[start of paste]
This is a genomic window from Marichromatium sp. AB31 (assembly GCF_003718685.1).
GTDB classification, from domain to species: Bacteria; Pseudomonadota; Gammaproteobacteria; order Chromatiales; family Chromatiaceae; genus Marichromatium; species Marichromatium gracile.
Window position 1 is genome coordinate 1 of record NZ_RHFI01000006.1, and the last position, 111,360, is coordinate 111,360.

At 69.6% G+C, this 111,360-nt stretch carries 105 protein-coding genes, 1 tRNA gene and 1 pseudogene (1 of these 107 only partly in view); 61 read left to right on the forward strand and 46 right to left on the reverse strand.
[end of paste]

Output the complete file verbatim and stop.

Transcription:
This is a genomic window from Marichromatium sp. AB31 (assembly GCF_003718685.1).
GTDB classification, from domain to species: Bacteria; Pseudomonadota; Gammaproteobacteria; order Chromatiales; family Chromatiaceae; genus Marichromatium; species Marichromatium gracile.
Window position 1 is genome coordinate 1 of record NZ_RHFI01000006.1, and the last position, 111,360, is coordinate 111,360.

At 69.6% G+C, this 111,360-nt stretch carries 105 protein-coding genes, 1 tRNA gene and 1 pseudogene (1 of these 107 only partly in view); 61 read left to right on the forward strand and 46 right to left on the reverse strand.